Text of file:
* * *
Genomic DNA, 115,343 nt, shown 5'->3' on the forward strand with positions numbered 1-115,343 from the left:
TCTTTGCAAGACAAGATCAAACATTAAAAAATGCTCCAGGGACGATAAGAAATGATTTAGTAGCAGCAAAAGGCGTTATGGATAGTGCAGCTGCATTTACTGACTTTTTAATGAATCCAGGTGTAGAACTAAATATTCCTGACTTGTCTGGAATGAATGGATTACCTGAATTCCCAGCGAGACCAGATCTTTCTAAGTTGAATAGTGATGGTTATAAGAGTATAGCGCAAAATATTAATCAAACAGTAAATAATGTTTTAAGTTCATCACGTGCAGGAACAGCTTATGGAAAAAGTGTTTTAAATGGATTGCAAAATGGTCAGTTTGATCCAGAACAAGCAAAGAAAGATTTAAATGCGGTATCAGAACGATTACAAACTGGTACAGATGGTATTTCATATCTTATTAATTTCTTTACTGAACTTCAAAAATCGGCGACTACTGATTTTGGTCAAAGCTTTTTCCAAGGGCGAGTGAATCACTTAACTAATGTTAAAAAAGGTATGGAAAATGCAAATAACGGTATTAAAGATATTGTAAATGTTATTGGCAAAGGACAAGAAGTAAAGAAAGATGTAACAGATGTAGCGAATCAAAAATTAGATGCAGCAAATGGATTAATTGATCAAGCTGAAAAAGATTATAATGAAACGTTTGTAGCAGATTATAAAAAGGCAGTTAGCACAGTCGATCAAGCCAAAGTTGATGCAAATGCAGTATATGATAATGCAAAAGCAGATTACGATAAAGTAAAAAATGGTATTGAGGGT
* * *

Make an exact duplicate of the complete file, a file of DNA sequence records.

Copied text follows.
Genomic DNA, 115,343 nt, shown 5'->3' on the forward strand with positions numbered 1-115,343 from the left:
TCTTTGCAAGACAAGATCAAACATTAAAAAATGCTCCAGGGACGATAAGAAATGATTTAGTAGCAGCAAAAGGCGTTATGGATAGTGCAGCTGCATTTACTGACTTTTTAATGAATCCAGGTGTAGAACTAAATATTCCTGACTTGTCTGGAATGAATGGATTACCTGAATTCCCAGCGAGACCAGATCTTTCTAAGTTGAATAGTGATGGTTATAAGAGTATAGCGCAAAATATTAATCAAACAGTAAATAATGTTTTAAGTTCATCACGTGCAGGAACAGCTTATGGAAAAAGTGTTTTAAATGGATTGCAAAATGGTCAGTTTGATCCAGAACAAGCAAAGAAAGATTTAAATGCGGTATCAGAACGATTACAAACTGGTACAGATGGTATTTCATATCTTATTAATTTCTTTACTGAACTTCAAAAATCGGCGACTACTGATTTTGGTCAAAGCTTTTTCCAAGGGCGAGTGAATCACTTAACTAATGTTAAAAAAGGTATGGAAAATGCAAATAACGGTATTAAAGATATTGTAAATGTTATTGGCAAAGGACAAGAAGTAAAGAAAGATGTAACAGATGTAGCGAATCAAAAATTAGATGCAGCAAATGGATTAATTGATCAAGCTGAAAAAGATTATAATGAAACGTTTGTAGCAGATTATAAAAAGGCAGTTAGCACAGTCGATCAAGCCAAAGTTGATGCAAATGCAGTATATGATAATGCAAAAGCAGATTACGATAAAGTAAAAAATGGTATTGAGGGT